Oral History -
Jaime Valle started out playing top 40 hits, but before long grew tired and was looking for something new when he happened upon jazz. It was a match made in heaven. After studying with Howard Roberts among others, Jaime went on to forge a top flight repertoire leading to multiple San Diego music awards in both straight ahead and Latin jazz.
Jay Valle began working in the organ industry in the 1950s and has witnessed some rather amazing changes. He was part of the organ boom of the 1960s and 70s that brought the instrument into shopping malls as an impulse item. Jay has watched the change in technology, which has greatly benefited the sound and price of the instruments.
Art Van Damme became one of the biggest stars of the 1950s with a 15-minute radio and TV program, a noted role in the NBC orchestra, and many miscellaneous recordings, all-centering on his talents as an accordionist. The accordion seemed an unlikely instrument for producing a star, however during the 1950s, there were more accordion students than piano students.
Mike van der Logt is the Head of Sales for Lewitt Audio Company. Mike worked in a small music store in his hometown as a teenager, which shaped his passion for musical and audio products. He later served on the Behringer team, selling and marketing the company’s audio equipment.
Bernard Van Doren is the grandson of the founder of Vandoren Paris, the world famous reed maker. His grandfather, Eugene, formed the company in 1905 based on his technique of making high quality reeds. His father, Robert, expanded the company to include other products and introduced the renowned 5RV mouthpiece. Since taking over the company in 1967, Bernard has added to the ree
Rudy Van Gelder was the recording engineer for countless jazz records beginning in the 1940s. To say he was a pioneer seems like an understatement when you take into consideration not only the classic recordings he was involved with, but also the techniques and the studios he built that redefine the sound of recorded jazz, especially in the 1960s.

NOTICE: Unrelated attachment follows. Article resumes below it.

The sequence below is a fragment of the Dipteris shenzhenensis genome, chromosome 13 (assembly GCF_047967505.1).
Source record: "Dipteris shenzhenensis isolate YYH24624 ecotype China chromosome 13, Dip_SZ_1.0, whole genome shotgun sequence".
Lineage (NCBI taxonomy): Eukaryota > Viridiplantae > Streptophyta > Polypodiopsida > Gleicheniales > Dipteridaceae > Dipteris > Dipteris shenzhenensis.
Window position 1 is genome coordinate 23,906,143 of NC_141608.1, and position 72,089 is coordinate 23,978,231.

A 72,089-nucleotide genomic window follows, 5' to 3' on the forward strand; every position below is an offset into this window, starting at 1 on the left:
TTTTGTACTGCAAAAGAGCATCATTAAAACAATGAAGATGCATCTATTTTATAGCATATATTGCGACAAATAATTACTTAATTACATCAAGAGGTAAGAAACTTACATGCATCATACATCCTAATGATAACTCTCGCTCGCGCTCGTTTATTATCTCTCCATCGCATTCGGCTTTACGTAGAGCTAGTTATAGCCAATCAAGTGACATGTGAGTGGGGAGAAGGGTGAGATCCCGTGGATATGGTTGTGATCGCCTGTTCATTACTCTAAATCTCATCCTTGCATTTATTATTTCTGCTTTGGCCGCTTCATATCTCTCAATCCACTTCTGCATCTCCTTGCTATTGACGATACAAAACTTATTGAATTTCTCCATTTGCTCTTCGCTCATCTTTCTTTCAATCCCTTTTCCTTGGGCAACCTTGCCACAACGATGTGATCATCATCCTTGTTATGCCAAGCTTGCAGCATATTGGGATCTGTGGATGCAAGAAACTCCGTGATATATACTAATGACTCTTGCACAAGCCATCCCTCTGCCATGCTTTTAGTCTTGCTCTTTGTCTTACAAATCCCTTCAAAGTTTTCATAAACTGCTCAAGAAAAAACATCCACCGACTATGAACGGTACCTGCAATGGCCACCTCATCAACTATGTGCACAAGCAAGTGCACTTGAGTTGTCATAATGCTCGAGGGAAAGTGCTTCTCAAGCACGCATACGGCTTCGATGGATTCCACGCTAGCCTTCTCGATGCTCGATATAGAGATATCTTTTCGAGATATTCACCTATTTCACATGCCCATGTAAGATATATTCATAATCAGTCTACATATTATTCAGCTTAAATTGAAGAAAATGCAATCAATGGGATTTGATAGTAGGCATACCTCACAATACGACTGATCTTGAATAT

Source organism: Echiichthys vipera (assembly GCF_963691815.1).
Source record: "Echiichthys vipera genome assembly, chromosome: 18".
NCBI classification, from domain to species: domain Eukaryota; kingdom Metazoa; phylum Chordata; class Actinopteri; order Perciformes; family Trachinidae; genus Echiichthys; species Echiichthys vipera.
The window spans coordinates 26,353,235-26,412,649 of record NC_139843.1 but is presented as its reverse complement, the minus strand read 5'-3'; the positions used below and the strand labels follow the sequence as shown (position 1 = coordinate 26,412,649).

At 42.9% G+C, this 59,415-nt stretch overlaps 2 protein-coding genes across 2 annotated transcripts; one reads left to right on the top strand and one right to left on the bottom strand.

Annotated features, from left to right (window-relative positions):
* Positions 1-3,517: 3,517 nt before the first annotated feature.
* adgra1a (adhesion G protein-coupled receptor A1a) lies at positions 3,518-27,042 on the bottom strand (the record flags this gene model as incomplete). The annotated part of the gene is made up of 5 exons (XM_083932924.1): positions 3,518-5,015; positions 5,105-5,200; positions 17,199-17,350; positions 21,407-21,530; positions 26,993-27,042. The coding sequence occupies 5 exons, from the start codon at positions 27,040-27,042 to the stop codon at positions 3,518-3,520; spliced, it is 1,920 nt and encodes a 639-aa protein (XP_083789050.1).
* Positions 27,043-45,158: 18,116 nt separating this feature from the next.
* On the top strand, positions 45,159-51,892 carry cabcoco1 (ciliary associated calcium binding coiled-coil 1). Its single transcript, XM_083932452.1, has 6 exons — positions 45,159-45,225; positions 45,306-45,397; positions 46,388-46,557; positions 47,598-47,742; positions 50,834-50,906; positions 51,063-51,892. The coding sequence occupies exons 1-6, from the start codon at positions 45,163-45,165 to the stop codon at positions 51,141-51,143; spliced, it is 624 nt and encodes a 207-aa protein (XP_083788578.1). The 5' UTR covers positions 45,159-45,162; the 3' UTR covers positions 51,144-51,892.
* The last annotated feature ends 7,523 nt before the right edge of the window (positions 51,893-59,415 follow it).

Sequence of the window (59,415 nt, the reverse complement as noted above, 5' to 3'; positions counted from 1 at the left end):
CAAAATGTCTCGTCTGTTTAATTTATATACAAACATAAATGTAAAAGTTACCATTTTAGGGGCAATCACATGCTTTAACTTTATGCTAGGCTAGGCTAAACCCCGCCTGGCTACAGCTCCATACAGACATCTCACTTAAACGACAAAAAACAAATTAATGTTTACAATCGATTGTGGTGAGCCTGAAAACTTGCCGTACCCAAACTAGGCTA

Jim Van Hook has played an enormous role in the growth of the church music publishing industry. As founder of Brentwood Music and later as president of Word, he has overseen two of the three largest Christian music companies in the United States. His insight on current conditions of the industry as well as the changes he has observed within our interview with him was fascinating. He grew up in southern Georgia, the son of a preacher who went to Bible school and began playing trumpet at Peabody University where he earned his masters degree in music education.
Tom Van Hoose has become an expert on the Gibson 400 Series guitars and in fact even wrote the book on the subject. As a collector, Tom found himself surrounded by used guitars and decided in 1991 to open his own shop, Van Hoose Vintage in Carrollton, Texas. The business grew from attending the Dallas Guitar Show into a world-wide business that is dedicated to serving its customers with the finest in classic instruments and amplifiers.
David Van Koevering worked alongside Bob Moog in the early days of marketing the Minimoog synthesizer. The instrument was the first mass produced synthesizer that produce unique tones, ushering in a new era of electronic music. David worked in several positions within the music industry over the years.
Ray van Straten began his love of music when his parents bought him a kids piano when he was four years old. He went on to study classical piano performance, as well as jazz arranging with Manny Albam, a highlight of his music education. Ray has memories of playing in rock bands throughout his early adulthood, as well as getting involved writing jingles for TV and radio.